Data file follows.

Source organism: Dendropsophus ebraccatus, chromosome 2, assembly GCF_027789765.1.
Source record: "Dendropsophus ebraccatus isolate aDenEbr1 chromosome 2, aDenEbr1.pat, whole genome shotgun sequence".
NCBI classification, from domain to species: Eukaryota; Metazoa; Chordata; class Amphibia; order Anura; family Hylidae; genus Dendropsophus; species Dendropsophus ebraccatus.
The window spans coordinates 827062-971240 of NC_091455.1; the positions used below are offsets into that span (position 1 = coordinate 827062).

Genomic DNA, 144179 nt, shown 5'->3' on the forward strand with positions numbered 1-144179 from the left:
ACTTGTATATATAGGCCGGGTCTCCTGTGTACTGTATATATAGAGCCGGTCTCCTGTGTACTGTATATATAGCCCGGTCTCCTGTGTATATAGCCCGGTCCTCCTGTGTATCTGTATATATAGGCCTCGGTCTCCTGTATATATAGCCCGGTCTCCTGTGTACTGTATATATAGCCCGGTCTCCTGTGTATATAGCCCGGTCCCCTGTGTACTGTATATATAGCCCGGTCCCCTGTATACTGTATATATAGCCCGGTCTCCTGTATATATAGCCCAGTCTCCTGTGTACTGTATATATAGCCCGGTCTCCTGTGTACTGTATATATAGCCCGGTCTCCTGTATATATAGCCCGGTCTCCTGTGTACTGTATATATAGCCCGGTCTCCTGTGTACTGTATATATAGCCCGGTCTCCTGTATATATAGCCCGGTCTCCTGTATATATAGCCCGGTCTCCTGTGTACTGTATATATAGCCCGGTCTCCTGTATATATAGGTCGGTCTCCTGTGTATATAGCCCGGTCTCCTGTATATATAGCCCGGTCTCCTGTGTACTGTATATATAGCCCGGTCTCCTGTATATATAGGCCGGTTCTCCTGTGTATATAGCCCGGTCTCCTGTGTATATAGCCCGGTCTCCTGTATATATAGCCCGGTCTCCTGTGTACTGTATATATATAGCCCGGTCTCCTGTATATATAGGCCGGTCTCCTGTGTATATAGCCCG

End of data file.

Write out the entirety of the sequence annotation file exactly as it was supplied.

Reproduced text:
Source organism: Dendropsophus ebraccatus, chromosome 2, assembly GCF_027789765.1.
Source record: "Dendropsophus ebraccatus isolate aDenEbr1 chromosome 2, aDenEbr1.pat, whole genome shotgun sequence".
NCBI classification, from domain to species: Eukaryota; Metazoa; Chordata; class Amphibia; order Anura; family Hylidae; genus Dendropsophus; species Dendropsophus ebraccatus.
The window spans coordinates 827062-971240 of NC_091455.1; the positions used below are offsets into that span (position 1 = coordinate 827062).

Genomic DNA, 144179 nt, shown 5'->3' on the forward strand with positions numbered 1-144179 from the left:
ACTTGTATATATAGGCCGGGTCTCCTGTGTACTGTATATATAGAGCCGGTCTCCTGTGTACTGTATATATAGCCCGGTCTCCTGTGTATATAGCCCGGTCCTCCTGTGTATCTGTATATATAGGCCTCGGTCTCCTGTATATATAGCCCGGTCTCCTGTGTACTGTATATATAGCCCGGTCTCCTGTGTATATAGCCCGGTCCCCTGTGTACTGTATATATAGCCCGGTCCCCTGTATACTGTATATATAGCCCGGTCTCCTGTATATATAGCCCAGTCTCCTGTGTACTGTATATATAGCCCGGTCTCCTGTGTACTGTATATATAGCCCGGTCTCCTGTATATATAGCCCGGTCTCCTGTGTACTGTATATATAGCCCGGTCTCCTGTGTACTGTATATATAGCCCGGTCTCCTGTATATATAGCCCGGTCTCCTGTATATATAGCCCGGTCTCCTGTGTACTGTATATATAGCCCGGTCTCCTGTATATATAGGTCGGTCTCCTGTGTATATAGCCCGGTCTCCTGTATATATAGCCCGGTCTCCTGTGTACTGTATATATAGCCCGGTCTCCTGTATATATAGGCCGGTTCTCCTGTGTATATAGCCCGGTCTCCTGTGTATATAGCCCGGTCTCCTGTATATATAGCCCGGTCTCCTGTGTACTGTATATATATAGCCCGGTCTCCTGTATATATAGGCCGGTCTCCTGTGTATATAGCCCG